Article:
Joseph Burstyn, Inc. v. Wilson

(Redirected from 343 U.S. 495)

Joseph Burstyn, Inc. v. Wilson
by the Supreme Court of the United States

Joseph Burstyn, Inc. v. Wilson, 343 U.S. 495 (1952), was a landmark decision by the United States Supreme Court which largely marked the decline of motion picture censorship in the United States. It determined that certain provisions of the New York Education Law allowing a censor to forbid the commercial showing of any non-licensed motion picture film, or revoke or deny the license of a film deemed to be "sacrilegious," was a "restraint on freedom of speech" and thereby a violation of the First Amendment. By way of this, the decision defined film as an artistic medium protected by the Constitution's guarantee of free speech. In so doing, the Court overturned its previous decision in Mutual Film Corporation v. Industrial Commission of Ohio (1915), which found that movies were not an art form worthy of First Amendment protection, but merely a business. Excerpted from Joseph Burstyn, Inc. v. Wilson on Wikipedia, the free encyclopedia.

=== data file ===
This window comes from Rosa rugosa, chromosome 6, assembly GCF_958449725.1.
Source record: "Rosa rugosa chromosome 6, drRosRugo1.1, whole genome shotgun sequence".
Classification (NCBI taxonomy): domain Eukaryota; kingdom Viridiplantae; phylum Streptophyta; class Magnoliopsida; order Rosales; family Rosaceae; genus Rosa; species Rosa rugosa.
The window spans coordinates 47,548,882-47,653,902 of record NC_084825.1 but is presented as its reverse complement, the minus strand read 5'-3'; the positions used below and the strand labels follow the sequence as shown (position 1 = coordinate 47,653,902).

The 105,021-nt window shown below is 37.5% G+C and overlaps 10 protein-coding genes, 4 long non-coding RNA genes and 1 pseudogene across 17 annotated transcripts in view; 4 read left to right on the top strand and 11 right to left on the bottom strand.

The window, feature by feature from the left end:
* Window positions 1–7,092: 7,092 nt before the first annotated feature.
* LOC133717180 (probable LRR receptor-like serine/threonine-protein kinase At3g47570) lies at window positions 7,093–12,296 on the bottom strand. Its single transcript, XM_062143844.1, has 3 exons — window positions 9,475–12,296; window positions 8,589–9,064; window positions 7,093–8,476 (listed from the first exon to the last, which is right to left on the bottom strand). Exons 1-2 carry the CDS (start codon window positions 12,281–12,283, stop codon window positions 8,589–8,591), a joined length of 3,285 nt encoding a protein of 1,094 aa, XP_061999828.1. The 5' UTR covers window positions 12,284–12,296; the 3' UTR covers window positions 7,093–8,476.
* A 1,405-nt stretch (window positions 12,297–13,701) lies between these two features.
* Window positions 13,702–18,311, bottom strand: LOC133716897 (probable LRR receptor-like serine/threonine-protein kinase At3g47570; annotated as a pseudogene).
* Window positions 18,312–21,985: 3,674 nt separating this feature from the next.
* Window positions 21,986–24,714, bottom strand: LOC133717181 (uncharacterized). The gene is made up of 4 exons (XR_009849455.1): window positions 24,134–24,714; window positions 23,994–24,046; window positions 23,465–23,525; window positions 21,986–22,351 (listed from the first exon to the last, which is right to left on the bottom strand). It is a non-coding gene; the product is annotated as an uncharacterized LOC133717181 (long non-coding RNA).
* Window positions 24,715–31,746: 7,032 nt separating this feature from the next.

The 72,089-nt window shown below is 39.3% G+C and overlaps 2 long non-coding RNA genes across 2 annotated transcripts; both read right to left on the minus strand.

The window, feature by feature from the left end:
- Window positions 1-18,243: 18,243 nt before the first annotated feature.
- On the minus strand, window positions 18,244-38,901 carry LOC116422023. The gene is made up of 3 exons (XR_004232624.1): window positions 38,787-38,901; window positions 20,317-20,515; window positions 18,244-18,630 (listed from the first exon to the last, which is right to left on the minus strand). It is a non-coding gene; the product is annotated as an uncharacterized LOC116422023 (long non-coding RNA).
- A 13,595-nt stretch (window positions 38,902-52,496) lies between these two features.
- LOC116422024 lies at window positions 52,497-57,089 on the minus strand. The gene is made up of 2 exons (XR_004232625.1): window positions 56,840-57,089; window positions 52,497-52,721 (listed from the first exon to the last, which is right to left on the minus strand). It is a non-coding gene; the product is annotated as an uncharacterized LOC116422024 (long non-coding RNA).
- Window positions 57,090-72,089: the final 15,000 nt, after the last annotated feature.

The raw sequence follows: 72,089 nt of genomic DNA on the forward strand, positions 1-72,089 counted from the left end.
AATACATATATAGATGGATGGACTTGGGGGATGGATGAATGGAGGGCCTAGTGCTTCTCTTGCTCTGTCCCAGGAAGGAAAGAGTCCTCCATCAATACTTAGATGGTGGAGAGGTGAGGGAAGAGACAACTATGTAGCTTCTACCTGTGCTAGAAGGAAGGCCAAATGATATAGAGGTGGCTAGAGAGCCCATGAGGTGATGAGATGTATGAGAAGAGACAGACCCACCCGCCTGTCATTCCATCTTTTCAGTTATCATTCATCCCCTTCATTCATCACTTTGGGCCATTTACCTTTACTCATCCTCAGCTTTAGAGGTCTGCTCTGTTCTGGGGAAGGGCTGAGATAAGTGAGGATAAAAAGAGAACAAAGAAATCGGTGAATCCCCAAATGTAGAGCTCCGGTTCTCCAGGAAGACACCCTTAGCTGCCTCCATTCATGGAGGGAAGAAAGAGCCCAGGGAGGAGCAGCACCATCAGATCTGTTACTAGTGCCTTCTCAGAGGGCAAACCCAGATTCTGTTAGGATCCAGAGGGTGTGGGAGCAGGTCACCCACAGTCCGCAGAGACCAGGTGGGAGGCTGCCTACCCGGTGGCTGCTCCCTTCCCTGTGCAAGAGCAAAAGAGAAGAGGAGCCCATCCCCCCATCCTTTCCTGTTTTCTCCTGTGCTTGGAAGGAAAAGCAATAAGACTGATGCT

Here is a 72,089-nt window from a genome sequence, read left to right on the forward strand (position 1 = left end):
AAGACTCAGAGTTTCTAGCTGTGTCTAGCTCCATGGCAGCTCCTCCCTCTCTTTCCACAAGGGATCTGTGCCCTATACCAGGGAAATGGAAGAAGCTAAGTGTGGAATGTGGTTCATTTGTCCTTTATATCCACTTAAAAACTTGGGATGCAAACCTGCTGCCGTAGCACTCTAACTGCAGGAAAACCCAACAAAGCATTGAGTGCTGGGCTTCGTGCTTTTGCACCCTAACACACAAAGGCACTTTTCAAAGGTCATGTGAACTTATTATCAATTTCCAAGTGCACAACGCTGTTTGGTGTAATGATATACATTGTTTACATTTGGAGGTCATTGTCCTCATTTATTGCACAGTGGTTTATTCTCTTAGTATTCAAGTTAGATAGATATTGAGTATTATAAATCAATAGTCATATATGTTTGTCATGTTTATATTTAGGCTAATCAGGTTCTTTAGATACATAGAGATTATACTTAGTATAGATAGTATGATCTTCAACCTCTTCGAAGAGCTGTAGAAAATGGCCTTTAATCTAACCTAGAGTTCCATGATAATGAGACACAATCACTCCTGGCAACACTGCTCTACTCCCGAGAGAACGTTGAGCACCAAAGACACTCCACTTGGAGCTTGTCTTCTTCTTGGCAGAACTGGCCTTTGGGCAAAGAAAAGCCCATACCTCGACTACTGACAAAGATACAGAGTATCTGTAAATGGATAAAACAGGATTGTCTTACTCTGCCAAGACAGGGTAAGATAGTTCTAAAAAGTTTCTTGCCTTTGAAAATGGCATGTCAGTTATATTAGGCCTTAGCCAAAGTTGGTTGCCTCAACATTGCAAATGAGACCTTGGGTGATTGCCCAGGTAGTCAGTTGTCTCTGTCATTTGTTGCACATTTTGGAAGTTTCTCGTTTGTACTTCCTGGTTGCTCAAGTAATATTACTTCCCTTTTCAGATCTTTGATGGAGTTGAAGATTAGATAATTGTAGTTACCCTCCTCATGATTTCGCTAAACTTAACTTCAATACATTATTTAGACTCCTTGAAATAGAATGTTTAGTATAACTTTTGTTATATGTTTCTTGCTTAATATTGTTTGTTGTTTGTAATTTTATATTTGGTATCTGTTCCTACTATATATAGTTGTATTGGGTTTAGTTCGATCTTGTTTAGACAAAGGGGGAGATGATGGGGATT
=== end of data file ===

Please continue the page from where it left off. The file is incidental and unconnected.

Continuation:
Court Documents

United States Supreme Court

343 U.S. 495

Joseph Burstyn, Inc.  v.  Wilson

 Argued: April 24, 1952. --- Decided: May 26, 1952

[Syllabus from 496 intentionally omitted]

Mr. Ephraim S. London, Clendon H. Lee, Milton H. Spiero, and Leonard P. Simpson, New York City, for appellant.

Mr. Charles A. Brind, Jr., Wendell P. Brown, Albany, N.J., for appellees.

Mr. Justice CLARK delivered the opinion of the Court.


This work is in the public domain in the United States because it is a work of the United States federal government (see 17 U.S.C. 105).